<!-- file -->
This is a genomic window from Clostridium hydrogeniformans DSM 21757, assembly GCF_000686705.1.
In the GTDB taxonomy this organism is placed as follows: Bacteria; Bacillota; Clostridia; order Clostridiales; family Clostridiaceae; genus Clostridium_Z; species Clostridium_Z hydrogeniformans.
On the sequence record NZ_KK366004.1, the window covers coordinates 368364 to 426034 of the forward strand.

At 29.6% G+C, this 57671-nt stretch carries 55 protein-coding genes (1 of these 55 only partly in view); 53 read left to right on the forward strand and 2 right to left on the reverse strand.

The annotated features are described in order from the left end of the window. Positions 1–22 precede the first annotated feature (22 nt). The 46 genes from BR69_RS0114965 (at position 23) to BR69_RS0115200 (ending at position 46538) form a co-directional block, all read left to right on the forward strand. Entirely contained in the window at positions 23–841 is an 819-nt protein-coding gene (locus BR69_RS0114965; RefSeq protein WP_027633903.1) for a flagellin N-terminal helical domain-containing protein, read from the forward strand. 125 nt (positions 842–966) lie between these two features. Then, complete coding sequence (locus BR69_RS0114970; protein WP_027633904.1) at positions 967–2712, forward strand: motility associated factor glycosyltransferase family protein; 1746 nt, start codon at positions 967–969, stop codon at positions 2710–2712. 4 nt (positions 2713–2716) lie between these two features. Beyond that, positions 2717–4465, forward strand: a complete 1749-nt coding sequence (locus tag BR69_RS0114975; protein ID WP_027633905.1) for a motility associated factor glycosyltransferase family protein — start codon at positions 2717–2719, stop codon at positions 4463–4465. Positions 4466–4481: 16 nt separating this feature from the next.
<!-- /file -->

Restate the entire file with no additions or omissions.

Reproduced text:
This is a genomic window from Clostridium hydrogeniformans DSM 21757, assembly GCF_000686705.1.
In the GTDB taxonomy this organism is placed as follows: Bacteria; Bacillota; Clostridia; order Clostridiales; family Clostridiaceae; genus Clostridium_Z; species Clostridium_Z hydrogeniformans.
On the sequence record NZ_KK366004.1, the window covers coordinates 368364 to 426034 of the forward strand.

At 29.6% G+C, this 57671-nt stretch carries 55 protein-coding genes (1 of these 55 only partly in view); 53 read left to right on the forward strand and 2 right to left on the reverse strand.

The annotated features are described in order from the left end of the window. Positions 1–22 precede the first annotated feature (22 nt). The 46 genes from BR69_RS0114965 (at position 23) to BR69_RS0115200 (ending at position 46538) form a co-directional block, all read left to right on the forward strand. Entirely contained in the window at positions 23–841 is an 819-nt protein-coding gene (locus BR69_RS0114965; RefSeq protein WP_027633903.1) for a flagellin N-terminal helical domain-containing protein, read from the forward strand. 125 nt (positions 842–966) lie between these two features. Then, complete coding sequence (locus BR69_RS0114970; protein WP_027633904.1) at positions 967–2712, forward strand: motility associated factor glycosyltransferase family protein; 1746 nt, start codon at positions 967–969, stop codon at positions 2710–2712. 4 nt (positions 2713–2716) lie between these two features. Beyond that, positions 2717–4465, forward strand: a complete 1749-nt coding sequence (locus tag BR69_RS0114975; protein ID WP_027633905.1) for a motility associated factor glycosyltransferase family protein — start codon at positions 2717–2719, stop codon at positions 4463–4465. Positions 4466–4481: 16 nt separating this feature from the next.